Notes: Abstract. Alpha-satellite is a family of tandemly repeated DNA found at the centromeric regions of all human and primate chromosomes. Human α-satellite subsets are largely chromosome-specific and have been further grouped into four suprachromosomal families (SFs), each characterized by a unique set of monomeric types. Although chimpanzee and gorilla α-satellites share sufficient sequence similarity to fit the established SFs, the assumption that the derived human α-satellite consensus and monomeric types represent the sequence of ancestral repeats remains unestablished. By using oligonucleotide primers specific for a conserved region of human α-satellite DNA, we have PCR amplified, cloned, and characterized α-satellite sequences from the orangutan genome. Nucleotide sequence analysis demonstrated that orangutan α-satellite is formed by a single monomeric type that is significantly closer in percentage of sequence identity (mean = 92%, range = 89–96%) to the overall consensus of human α-satellite than to the monomeric types corresponding to the four SFs. Use of cloned sequences as hybridization probes to orangutan genomic DNA digested with a panel of restriction enzymes showed that most orangutan α-satellite subsets are characterized by a monomeric construction. The subset homologous to clone PPY2-5 is organized in distinct higher-order repeat structures consisting of 18 adjacent monomers. By FISH two clones, PPY3-4 and PPY3-5, proved to be specific for the α-satellite on the orangutan homologs of human Chromosomes (Chrs) 10 and 8, respectively. Our data indicate that there was an ancestral monomeric type displaying high sequence similarity to the overall human consensus from which the different great ape and human subsets and SFs may have originated.
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  • 9
    ISSN: 1432-0886
    Source: Springer Online Journal Archives 1860-2000
    Topics: Biology , Medicine
    Notes: Abstract. To date, several hundred nonchimeric yeast artificial chromosomes (YACs) from the Centre d’Étude du Polymorphisme Humain containing polymorphic sequence-tagged sites have been mapped by fluoresence in situ hybridization (FISH) on human metaphase chromosomes. Because they carry an average of 1 Mb of human genomic DNA, CEPH YACs generate high-intensity in situ hybridization signals. The available set of cytogenetically and genetically anchored YACs, approximately one every 5–10 cM evenly spaced over almost the entire human genome, provides complex region-specific probes for molecular cytogenetics. YAC probes can be adapted with unlimited flexibility to specific FISH applications such as the study of chromosomal evolution. We have generated representational probes for YAC banding and painting of human chromosome 2 and its great ape homologs. Convergent inversions were found in the pericentric region of the gorilla and orangutan homologs of chromosome 2p.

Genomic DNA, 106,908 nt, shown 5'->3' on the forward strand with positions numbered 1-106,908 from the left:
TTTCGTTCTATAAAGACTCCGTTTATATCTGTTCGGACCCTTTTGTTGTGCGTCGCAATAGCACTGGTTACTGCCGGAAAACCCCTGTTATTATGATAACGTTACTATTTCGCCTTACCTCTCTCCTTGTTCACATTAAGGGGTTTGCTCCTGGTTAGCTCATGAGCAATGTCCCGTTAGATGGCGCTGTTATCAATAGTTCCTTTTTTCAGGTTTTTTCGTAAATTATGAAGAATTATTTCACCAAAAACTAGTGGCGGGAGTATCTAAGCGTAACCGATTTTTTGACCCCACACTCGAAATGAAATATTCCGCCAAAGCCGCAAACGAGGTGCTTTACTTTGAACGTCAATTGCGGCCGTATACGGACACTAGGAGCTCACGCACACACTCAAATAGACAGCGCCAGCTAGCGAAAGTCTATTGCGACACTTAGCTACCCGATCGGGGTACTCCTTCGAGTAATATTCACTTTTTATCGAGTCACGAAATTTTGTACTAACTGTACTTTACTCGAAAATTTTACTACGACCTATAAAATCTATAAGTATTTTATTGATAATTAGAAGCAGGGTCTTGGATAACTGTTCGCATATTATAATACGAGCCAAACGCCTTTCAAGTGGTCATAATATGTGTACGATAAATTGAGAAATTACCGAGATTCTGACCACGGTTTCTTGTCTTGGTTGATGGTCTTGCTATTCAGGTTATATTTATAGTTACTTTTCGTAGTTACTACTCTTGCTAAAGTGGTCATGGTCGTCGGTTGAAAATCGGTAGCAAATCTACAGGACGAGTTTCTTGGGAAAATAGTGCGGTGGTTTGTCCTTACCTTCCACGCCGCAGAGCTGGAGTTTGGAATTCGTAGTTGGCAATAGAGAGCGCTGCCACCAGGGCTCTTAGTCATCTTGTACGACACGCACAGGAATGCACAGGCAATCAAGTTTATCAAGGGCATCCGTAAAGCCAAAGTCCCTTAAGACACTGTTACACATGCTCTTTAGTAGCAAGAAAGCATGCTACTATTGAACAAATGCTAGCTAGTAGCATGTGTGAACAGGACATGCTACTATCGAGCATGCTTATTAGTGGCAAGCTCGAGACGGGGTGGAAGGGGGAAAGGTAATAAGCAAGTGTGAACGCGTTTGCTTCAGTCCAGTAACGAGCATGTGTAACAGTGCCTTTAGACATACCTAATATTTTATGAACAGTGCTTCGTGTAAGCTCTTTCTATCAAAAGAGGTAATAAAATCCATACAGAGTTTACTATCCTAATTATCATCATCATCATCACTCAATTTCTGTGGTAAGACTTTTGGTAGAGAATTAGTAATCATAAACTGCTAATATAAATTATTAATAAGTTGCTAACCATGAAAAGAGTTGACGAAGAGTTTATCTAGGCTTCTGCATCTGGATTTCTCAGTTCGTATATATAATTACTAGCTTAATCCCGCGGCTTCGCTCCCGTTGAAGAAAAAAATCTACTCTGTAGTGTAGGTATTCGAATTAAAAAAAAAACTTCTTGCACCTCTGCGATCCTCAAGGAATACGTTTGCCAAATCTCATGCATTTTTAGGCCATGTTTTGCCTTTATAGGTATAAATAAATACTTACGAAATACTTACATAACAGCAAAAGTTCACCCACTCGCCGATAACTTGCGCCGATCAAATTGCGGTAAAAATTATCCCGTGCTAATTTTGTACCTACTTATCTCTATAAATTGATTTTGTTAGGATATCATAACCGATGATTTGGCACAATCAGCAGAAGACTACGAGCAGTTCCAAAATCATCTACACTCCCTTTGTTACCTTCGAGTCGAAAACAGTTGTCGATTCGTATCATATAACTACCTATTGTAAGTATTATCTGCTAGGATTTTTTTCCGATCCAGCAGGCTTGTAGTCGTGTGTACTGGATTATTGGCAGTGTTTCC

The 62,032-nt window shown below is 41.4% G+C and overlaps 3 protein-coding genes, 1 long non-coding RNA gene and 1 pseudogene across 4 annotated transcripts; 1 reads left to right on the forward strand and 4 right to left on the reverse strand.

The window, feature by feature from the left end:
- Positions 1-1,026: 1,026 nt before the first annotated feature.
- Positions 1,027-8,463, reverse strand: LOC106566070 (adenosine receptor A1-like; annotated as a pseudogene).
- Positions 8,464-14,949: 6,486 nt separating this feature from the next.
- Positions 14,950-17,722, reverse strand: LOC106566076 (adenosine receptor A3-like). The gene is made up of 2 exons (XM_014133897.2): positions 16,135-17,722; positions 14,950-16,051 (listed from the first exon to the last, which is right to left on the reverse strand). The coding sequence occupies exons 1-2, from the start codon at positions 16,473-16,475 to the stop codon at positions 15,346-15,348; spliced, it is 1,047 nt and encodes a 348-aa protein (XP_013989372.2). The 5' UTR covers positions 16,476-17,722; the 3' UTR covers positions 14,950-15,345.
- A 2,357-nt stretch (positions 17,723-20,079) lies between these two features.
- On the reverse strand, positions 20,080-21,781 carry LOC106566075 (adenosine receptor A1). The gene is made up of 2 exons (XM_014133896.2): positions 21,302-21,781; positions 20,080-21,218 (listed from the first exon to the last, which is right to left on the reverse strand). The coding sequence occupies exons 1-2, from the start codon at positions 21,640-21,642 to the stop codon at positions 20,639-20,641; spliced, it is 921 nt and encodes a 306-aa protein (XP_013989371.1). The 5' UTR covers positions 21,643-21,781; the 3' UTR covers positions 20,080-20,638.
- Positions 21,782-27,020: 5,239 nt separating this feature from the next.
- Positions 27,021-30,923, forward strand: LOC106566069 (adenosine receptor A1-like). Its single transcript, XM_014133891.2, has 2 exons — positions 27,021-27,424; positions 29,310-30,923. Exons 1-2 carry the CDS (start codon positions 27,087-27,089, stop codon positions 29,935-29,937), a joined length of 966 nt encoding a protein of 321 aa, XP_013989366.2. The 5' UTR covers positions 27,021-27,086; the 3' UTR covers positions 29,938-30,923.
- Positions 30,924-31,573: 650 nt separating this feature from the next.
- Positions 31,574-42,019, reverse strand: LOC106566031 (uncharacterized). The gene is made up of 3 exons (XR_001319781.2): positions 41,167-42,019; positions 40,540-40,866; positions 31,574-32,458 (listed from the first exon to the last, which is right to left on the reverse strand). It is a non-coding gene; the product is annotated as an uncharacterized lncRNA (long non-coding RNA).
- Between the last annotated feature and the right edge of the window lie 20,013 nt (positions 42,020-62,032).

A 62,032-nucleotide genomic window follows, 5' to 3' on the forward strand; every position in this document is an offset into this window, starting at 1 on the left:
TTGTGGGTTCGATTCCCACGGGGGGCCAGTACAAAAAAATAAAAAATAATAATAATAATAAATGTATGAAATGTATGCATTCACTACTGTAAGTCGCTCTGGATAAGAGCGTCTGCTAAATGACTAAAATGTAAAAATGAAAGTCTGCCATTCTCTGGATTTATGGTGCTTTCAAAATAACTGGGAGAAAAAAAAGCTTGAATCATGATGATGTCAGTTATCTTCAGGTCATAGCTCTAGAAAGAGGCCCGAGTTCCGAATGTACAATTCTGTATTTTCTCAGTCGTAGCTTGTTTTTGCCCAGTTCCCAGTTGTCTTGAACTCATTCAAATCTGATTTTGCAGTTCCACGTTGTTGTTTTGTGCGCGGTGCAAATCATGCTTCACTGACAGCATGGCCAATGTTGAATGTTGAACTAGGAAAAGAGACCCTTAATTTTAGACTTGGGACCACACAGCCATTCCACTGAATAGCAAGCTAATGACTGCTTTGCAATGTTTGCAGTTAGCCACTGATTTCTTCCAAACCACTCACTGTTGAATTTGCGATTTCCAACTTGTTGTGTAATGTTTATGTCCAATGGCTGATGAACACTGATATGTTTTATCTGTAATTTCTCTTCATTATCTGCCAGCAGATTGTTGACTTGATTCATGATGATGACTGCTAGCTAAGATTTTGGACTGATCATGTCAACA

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  • 10
    ISSN: 1432-0886
    Source: Springer Online Journal Archives 1860-2000
    Topics: Biology , Medicine
    Notes: Abstract. The centromeric regions of human and primate chromosomes are characterized by diverged subsets of tandemly repeated α-satellite DNA. Comparison of the α-satellites on known homologous chromosomes in human and chimpanzee provides insight into the very rapid evolution of satellite DNA sequences and the mechanisms that shape complex genomes. By using oligonucleotide primers specific for a conserved region of human α-satellite DNA, we have amplified a chromosome-specific α-satellite subset from the chimpanzee genome by the polymerase chain reaction. Fluorescence in situ hybridization showed that clones pαPTR4N and pαPTR4H are homologous to sequences at the centromere of the chimpanzee chromosome 4. This α-satellite subset is organized as a series of pentameric (higher-order) repeats, operationally defined by digestion of genomic DNA with HaeIII, MboI, RsaI, SstI, and XbaI. The lengths of four independent centromeric arrays measured by pulsed-field gel electrophoresis varied between 800 and 3,500 kb (mean = 1,850 kb, SD = 1,000 kb). Nucleotide sequence analysis demonstrated that chimpanzee chromosome 4 α-satellite is most closely related to the suprachromosomal subfamily II, which is evolutionarily different from the subfamily I to which the α-satellite on the homologous human chromosome 5 belongs. This implies that the human-chimpanzee sequence divergence has not arisen from a common ancestral α-satellite repeat(s) but instead represents concerted evolution of distinct repeats on homologous chromosomes.